Soldiers who killed pregnant Afghan women followed rules of engagement – Pentagon

Members of US Special Forces who killed two pregnant women and three other civilians during a 2010 night raid in Afghanistan used an “appropriate level of force,” according to an internal Pentagon investigation.

In February 2010, a force of US Army Rangers had entered a compound in the village of Khataba in Afghanistan’s Paktia province. Though the site had been confirmed to house “militant activity,” according to NATO, the raid resulted in the death of five civilians, two of whom were pregnant women.

Documents obtained by The Intercept and published on Wednesday show that the soldiers in question faced no disciplinary action for the raid.

Initial reports by US military officials said that the victims had been found “tied up, gagged and killed” by the insurgents, but this story was called into question by survivors and Afghan investigators, who allege that soldiers dug bullets out of the victims’ bodies.

While an internal investigation by the US military never accepted that attempts at a cover-up occurred, it did admit that the civilians were killed by the military.

The documents show that the investigation did note that the Afghan investigation conducted immediately after the raid “reports that an American bullet was found in the body of one of the dead women, but it does not say how that bullet was found or who removed it from the woman.”

The compound was housing a family’s celebration of the naming of a newborn child, with more than 25 guests being present at the night of the raid.

Investigators did ask if anyone altered, cleaned or tampered with the scene, but any answer that may have be given was redacted, the documents show.

The internal investigation also showed that initial US military reports that the women were "tied up, gagged and killed” were false due to the ground forces’ lack of cultural awareness of Afghan burial customs, which involves binding the feet and head, rather than an attempt to mislead higher-ups. It claims they were “confused by the unfamiliar sight of the women prepared so quickly for burial and firmly believed that they did not kill the three women.”

The documents show that US forces had originally said that the women were killed up to two days before the firefight with insurgents occurred, but investigators found that the women’s bodies were found side-by-side with the militants who were killed in action, indicating that they were killed during the raid. The report asked “Was this an attempt to deceive?” but no unredacted answer was given by the documents.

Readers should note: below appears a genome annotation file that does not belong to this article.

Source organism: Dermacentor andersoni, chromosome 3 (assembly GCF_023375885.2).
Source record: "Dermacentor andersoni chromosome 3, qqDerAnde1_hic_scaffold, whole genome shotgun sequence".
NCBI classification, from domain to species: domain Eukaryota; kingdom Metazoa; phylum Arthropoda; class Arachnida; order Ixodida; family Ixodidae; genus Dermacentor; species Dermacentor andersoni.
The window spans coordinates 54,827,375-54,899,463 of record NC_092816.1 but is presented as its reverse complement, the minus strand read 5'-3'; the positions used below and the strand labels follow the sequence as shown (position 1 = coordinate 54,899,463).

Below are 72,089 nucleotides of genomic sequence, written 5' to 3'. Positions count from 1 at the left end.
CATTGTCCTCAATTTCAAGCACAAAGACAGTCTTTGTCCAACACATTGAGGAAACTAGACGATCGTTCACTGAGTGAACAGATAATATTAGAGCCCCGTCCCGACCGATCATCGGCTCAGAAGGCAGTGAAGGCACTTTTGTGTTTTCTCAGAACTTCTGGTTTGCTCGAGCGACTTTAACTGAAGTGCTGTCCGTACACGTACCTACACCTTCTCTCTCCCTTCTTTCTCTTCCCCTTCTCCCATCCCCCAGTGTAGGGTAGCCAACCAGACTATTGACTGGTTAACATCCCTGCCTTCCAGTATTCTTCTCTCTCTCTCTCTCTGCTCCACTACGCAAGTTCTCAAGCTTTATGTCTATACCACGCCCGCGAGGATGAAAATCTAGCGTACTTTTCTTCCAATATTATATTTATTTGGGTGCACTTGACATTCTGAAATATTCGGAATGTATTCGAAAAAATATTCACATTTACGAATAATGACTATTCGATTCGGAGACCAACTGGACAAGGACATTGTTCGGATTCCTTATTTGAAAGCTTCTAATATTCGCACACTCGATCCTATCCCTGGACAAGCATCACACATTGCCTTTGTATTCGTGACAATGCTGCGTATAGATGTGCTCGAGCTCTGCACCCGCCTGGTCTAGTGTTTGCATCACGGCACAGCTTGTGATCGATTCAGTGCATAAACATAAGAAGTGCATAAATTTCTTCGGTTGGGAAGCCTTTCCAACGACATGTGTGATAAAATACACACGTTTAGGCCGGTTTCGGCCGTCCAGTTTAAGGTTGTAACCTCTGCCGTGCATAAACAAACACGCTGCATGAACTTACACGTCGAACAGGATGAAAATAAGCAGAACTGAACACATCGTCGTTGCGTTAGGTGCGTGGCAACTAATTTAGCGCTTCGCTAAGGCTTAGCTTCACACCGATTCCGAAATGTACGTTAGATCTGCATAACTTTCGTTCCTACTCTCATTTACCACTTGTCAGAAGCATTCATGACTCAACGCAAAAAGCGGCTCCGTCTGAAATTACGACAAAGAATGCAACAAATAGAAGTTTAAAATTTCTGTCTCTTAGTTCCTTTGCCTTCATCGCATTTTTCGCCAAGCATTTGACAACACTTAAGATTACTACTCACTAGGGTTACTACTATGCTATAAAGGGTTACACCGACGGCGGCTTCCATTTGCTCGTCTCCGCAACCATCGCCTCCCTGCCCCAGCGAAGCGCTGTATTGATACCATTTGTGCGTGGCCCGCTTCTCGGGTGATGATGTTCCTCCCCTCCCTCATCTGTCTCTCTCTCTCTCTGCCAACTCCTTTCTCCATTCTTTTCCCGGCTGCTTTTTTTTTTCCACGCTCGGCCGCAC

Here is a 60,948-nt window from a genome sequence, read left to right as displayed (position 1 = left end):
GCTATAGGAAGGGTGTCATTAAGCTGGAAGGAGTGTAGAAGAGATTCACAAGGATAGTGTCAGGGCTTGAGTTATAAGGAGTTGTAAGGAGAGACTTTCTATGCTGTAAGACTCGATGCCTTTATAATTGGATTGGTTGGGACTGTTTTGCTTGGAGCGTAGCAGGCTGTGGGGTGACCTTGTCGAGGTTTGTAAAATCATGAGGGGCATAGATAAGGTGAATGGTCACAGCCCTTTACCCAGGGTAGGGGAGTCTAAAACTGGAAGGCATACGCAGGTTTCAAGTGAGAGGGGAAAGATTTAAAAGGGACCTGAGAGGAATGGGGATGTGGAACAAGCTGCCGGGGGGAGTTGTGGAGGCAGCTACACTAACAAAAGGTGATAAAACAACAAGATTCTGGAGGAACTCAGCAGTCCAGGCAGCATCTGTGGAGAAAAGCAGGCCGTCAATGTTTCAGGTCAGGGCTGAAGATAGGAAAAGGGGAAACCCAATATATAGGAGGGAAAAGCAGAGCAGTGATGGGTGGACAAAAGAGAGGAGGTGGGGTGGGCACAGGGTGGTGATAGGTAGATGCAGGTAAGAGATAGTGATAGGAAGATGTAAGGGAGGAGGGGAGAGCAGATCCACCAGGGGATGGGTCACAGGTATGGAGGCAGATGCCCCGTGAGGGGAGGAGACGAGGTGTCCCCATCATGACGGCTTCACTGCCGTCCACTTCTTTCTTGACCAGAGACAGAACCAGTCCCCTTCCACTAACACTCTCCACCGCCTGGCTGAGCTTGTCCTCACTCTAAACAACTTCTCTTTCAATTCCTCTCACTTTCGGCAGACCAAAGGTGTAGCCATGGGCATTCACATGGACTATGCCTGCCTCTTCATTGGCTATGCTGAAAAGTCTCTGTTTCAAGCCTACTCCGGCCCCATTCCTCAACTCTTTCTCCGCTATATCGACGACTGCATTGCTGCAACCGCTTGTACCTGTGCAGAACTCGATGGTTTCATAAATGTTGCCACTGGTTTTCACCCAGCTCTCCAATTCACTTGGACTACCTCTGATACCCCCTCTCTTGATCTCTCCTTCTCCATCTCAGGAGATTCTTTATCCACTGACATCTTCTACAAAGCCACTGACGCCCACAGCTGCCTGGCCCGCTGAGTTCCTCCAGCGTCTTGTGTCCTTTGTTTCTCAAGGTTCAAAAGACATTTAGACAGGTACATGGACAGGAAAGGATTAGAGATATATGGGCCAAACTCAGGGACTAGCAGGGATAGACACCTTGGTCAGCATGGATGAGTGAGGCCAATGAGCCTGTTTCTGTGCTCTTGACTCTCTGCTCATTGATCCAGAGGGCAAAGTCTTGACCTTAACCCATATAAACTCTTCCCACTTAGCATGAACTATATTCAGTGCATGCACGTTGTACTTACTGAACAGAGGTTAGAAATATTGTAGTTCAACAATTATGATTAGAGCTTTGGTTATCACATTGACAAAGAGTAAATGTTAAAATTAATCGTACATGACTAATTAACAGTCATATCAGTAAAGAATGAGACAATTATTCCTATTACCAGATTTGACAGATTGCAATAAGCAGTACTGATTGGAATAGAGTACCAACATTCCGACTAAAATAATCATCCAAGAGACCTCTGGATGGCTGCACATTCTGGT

The investigation found that disciplinary action against the soldiers would not be appropriate, because the soldiers involved in the incident followed the rules of engagement during the raid, even though there were “tactical mistakes [that were] made.” The report recommended that forces in Afghanistan “make an appropriate condolence payment to the family as a sign of good faith in our sincerity at the seriousness of the incident.”

The Army Rangers force that participated raid was from a base in another province, rather than the local base in Paktia, the report revealed. A letter accompanying the documents released to The Intercept stated that some information could not be released because it would expose communications between agencies, leaving questions open about what other agencies provided the military with the intelligence that led to the botched raid.

The documents’ release comes only a month after a final US report was made on the October 2015 airstrike on a Medecins Sans Frontieres (MSF) humanitarian hospital in Kunduz, Afghanistan that resulted in the death of at least 42 people. While MSF said that the strike constituted a war crime because the hospital’s location was known beforehand, the US military said that incident did not amount to a war crime because the hospital was not attacked deliberately.